Performers share insights into memorable characters
Toni Collette, "United States of Tara"
"There is a familiarity and openness that comes from time spent with the same folks each year -- you just don't get it to the same extent in film. And I feel it gives me a freedom, a willingness to be vulnerable. The more open you are to each moment, the more enjoyable and exciting they become. Having said that, the greatest challenge is keeping things from getting stale. But with the potential for variety in this story and character, I don't think this will be a real issue."
"What I liked about Summer is that everything is so effortless with her -- everything except falling in love, which is the opposite of everyone in real life. My challenge was to keep her grounded. The film contains so many stylized elements, and that's great, but it also took it out of reality at times. It made me very diligent about making sure that she stayed real. I used myself constantly as a gauge. 'Can I relate to this?' It was crucial that it be sincere. I guess the parts I remember most are the breakup scenes. Those were the most difficult. All that stuff was hard to play. But breaking up is always awkward, isn't it?"
Jane Lynch, "Glee"
"What makes Sue (Sylvester) so much fun is that she says whatever she thinks. Unlike most people, she doesn't filter what comes out of her mouth. She lives to shock people. The toughest part of the character is getting the words in the right sequence. It will take Sue 17 words to say something that someone else would say in just a few. But she is so beautifully written that I want to make sure I say it the way the writers intended."
"I wanted to work with Anthony Minghella. I had seen 'The Talented Mr. Ripley' and said to myself that here's someone who really knows how to bring out the best in actors. Then I read the script and I saw what a wonderful character she (Precious Ramotswe) is -- intelligent, articulate, confident, a special light. Learning the accent was challenging, but the most physically demanding task was portraying her endless enthusiasm. She is always up. This character is always on the balls of her feet. And after 14 or 15 hours of shooting, it took a lot to maintain that energy. My light isn't on 24 hours a day; hers is. But I knew enough of her lived inside my heart to play her, and I knew as an actor there was enough of her that wasn't me that made her a challenge.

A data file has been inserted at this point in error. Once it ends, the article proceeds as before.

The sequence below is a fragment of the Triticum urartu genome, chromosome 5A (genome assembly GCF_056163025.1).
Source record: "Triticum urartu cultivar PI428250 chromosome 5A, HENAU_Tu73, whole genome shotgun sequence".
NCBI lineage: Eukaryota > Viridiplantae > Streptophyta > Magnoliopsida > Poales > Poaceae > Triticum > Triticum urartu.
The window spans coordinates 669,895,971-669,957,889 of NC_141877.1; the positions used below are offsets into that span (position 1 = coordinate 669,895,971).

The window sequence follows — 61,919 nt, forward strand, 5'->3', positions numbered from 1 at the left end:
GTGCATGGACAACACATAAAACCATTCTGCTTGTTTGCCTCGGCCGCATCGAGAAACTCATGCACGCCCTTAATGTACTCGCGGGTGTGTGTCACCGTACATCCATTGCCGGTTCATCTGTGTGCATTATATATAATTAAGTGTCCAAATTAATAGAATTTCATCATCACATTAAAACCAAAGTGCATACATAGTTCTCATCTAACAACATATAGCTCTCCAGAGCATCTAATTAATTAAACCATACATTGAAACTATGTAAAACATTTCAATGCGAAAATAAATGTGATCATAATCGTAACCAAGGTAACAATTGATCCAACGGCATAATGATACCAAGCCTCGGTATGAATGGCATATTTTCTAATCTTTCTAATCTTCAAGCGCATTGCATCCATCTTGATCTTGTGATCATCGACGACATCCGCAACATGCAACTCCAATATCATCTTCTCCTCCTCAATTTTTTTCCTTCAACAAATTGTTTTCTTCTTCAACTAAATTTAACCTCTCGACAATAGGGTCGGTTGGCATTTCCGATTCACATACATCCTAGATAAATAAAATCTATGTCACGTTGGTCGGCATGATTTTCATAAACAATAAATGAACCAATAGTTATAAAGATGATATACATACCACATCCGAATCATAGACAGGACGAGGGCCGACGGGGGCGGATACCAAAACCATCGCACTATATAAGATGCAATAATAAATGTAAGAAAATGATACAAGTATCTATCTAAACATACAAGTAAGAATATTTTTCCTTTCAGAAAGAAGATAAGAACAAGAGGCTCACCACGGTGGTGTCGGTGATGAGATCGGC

I especially remember the scenes with the Bushman and the granddaughter. Listening to them speak in a language that not too many still use was humbling and powerful for me -- Jill. For my character, it was dealing with the loss of her child. I was pregnant at the time. She had lost a son and I was having a son. I had to believe it for the character, but did not want to believe it for myself."
"Growing up in Italy, I was always mesmerized by Hollywood musicals. During wartime, I would take refuge in the warmth of our village cinema and lose myself in the arms of Fred Astaire and Gene Kelly. Being a part of 'Nine,' which aligns itself perfectly in the grand tradition of Hollywood's golden age of musicals, was a dream come true. The most challenging (part) was rising to the expectations of the filmmaker. Rob Marshall actually wants you to be a great singer and dancer. He will accept nothing less of you. Needless to say, I am neither a singer nor a dancer, so having to closet my anxieties and trust him unconditionally was quite frightening -- but also very freeing."
Samantha Morton, "The Messenger"
"I had played Michelle in 'Jesus' Son,' which was Oren's (Moverman) first produced screenplay. So when he was going to direct 'The Messenger,' he contacted me and told me he really wanted me to read the script. And after I did, I could tell it was a really important piece. I immediately related to this character: My brother is a Royal Marine. He's been in the forces for many, many years and has been in Afghanistan and Iraq. So it was something very close to my heart to play Olivia. What was really challenging about the character was the conflicting feelings she has about the military. On one hand, she wanted to be supportive of her husband, her country and the war; but on the other hand, she is angry at the military for what it is doing. The scene I remember the most is the scene in the kitchen with Ben (Foster) where our characters nearly do it. It's a long, tough scene without any breaks. People say it's a standout scene in the film. But Ben was terrific. He was kind and he was patient. He really made it a lot easier to get through."